Wearable baby monitors are the popular new kid on the block, offering parents an unprecedented ability not just to see and hear their children, but to access vital health information with the tap of a finger.
Are these new “smart” wearable baby monitors worth their salt? Here’s a look at how they stack up against conventional baby monitors.
Conventional monitors give parents the ability to see and hear their baby by providing audio and video feeds. They’re great for this purpose. However, if there is no audio or video to report and the parents are sleeping, there could be a silent threat.
Conventional monitors lack one essential feature: active monitoring. If you’re sleeping soundly or you’re away from the video monitor, you have no way of knowing if something is wrong in the crib.
Smart breathing monitors, on the other hand, offer the benefit of active alerts. Via an audible alarm or smartphone alert, they can get your attention at a critical moment, for example if the baby has stopped breathing.
However, many smart monitors forgo audio and video altogether, which may be an adjustment for parents used to traditional monitoring. Many moms and dads find it helpful to use wearable monitors to complement their existing monitoring system.
The Centers for Disease Control and the American Academy of Pediatrics agree the safest position for babies to sleep is on their back. The rate of SIDS, or Sudden Infant Death Syndrome, has been greatly reduced by educating parents on the dangers of stomach sleeping.
Still, stomach sleeping persists. What’s more, many parents have no way of knowing if their baby rolls over during her sleep. The new genre of rollover monitors can assist on this front, sending an alert if your baby turns from her back to her stomach.
The most convenient feature of baby breathing and rollover monitors is their lightweight, compact size. When was the last time you disassembled your video monitor system and took it with you in the car? Not recently (or ever), we’re willing to bet.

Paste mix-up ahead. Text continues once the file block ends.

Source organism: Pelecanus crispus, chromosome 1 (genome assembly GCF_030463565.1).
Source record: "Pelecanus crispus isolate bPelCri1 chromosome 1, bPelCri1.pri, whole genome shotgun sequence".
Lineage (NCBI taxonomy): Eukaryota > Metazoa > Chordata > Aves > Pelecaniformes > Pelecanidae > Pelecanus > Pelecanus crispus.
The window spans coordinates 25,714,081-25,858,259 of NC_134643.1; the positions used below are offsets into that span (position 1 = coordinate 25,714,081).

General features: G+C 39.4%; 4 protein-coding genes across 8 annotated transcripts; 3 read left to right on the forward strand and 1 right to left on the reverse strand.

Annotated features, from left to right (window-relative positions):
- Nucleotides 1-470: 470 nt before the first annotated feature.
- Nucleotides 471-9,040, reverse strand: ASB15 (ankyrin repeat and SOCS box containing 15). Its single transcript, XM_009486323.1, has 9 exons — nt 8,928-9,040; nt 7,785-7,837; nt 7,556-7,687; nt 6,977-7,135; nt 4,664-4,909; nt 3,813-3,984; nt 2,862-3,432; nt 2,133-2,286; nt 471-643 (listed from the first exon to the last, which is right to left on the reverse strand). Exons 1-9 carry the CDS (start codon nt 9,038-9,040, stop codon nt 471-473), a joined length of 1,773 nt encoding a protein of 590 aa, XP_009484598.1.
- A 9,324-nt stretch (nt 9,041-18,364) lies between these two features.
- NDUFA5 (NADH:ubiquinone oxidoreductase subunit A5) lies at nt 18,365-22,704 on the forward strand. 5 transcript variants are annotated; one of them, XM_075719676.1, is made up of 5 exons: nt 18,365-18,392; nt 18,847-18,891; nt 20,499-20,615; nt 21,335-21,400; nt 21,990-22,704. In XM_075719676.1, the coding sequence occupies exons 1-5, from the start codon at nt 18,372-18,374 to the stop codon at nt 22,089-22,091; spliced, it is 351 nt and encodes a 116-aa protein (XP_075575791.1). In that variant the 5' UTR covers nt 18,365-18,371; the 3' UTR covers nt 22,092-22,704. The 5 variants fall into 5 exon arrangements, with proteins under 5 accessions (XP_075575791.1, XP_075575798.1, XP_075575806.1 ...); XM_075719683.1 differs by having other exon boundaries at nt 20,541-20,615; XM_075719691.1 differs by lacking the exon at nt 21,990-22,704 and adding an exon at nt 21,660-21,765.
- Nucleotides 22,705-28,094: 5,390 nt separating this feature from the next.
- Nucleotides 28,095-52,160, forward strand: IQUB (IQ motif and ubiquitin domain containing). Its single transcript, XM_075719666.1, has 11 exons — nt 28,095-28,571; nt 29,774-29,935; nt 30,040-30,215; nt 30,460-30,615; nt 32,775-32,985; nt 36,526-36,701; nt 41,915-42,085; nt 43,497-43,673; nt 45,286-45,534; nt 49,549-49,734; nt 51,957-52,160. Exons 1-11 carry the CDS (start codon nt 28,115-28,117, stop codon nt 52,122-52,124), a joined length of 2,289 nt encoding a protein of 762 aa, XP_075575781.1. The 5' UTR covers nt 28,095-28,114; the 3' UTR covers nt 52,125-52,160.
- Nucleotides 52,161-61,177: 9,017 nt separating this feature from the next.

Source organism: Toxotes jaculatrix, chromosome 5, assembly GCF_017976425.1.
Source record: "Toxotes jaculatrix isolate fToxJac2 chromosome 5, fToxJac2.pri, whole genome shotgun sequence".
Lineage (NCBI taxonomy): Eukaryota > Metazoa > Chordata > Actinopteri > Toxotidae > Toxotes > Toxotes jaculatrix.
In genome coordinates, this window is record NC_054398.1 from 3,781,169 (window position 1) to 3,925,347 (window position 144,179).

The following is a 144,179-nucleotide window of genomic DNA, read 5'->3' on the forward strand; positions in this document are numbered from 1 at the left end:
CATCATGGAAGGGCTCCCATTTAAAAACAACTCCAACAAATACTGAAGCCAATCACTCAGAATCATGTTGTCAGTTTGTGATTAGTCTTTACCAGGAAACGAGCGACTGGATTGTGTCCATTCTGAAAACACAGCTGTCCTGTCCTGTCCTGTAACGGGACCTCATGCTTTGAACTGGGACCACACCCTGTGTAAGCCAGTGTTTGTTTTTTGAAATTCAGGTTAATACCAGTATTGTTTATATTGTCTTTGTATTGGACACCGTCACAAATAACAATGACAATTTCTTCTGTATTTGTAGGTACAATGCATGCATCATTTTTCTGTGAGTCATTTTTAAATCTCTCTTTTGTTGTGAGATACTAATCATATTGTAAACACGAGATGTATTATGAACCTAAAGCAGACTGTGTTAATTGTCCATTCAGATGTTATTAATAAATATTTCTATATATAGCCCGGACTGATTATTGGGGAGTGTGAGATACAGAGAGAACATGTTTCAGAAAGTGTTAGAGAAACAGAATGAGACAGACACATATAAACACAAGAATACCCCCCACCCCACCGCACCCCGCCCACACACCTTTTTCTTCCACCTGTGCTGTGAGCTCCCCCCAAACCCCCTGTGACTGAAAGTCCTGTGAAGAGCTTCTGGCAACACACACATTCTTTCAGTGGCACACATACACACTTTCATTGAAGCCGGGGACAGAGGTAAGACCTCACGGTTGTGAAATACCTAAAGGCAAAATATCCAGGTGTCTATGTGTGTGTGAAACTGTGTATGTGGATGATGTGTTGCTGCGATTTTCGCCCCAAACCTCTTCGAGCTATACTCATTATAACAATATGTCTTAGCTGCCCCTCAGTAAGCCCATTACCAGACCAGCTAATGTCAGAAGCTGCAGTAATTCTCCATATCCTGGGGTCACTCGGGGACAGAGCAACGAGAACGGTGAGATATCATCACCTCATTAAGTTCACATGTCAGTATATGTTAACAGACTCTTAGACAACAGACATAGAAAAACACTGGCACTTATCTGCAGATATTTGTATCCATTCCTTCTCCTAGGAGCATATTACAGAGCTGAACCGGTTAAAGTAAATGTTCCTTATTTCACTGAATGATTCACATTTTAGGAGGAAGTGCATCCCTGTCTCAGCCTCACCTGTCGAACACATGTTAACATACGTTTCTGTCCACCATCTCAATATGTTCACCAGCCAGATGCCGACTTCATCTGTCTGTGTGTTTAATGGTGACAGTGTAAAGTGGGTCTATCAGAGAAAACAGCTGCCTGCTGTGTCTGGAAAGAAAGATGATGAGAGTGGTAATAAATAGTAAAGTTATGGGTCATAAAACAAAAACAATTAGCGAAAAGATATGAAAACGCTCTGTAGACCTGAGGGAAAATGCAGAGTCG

Wearable breathing monitors go wherever the baby goes, in many cases without cords or wires. They connect over Bluetooth (let’s just say Bluetooth) to the receiving end, which, in most cases, is the parent’s smartphone.
That’s another mobility feature – if you’re like us, your smartphone is probably attached to your palm. That means alerts about your baby are only a swipe away.
Perhaps the coolest thing about this new, smart genre of baby monitors is their potential big-picture implications. Devices like the Fitbit have already become mainstream for tracking and recording the health information of adults; in the very near future, parents will be able to track this same information for their children.
But it doesn’t stop there; the sky (or at least the reach of the internet) is the limit for what parents can do with the data. From sharing it with a pediatrician to sending it to first responders in an emergency to detecting abnormal patterns before they become a problem, this is the aspect of baby wearables that most excites us.
At the end of the day, all parents must decide which system of monitoring is best for their baby, and none of them can replace proper parental care. Traditional monitors still have a big place in the baby product marketplace, and wearables add an exciting array of new features.
Whatever your choice, it’s comforting to know monitoring technology is more precise than ever before, and new, even more effective ways to keep our children safe are being developed each day.
For more information on monitoring and other helpful resources on infant sleep, visit Safesleep.MonBaby.com.
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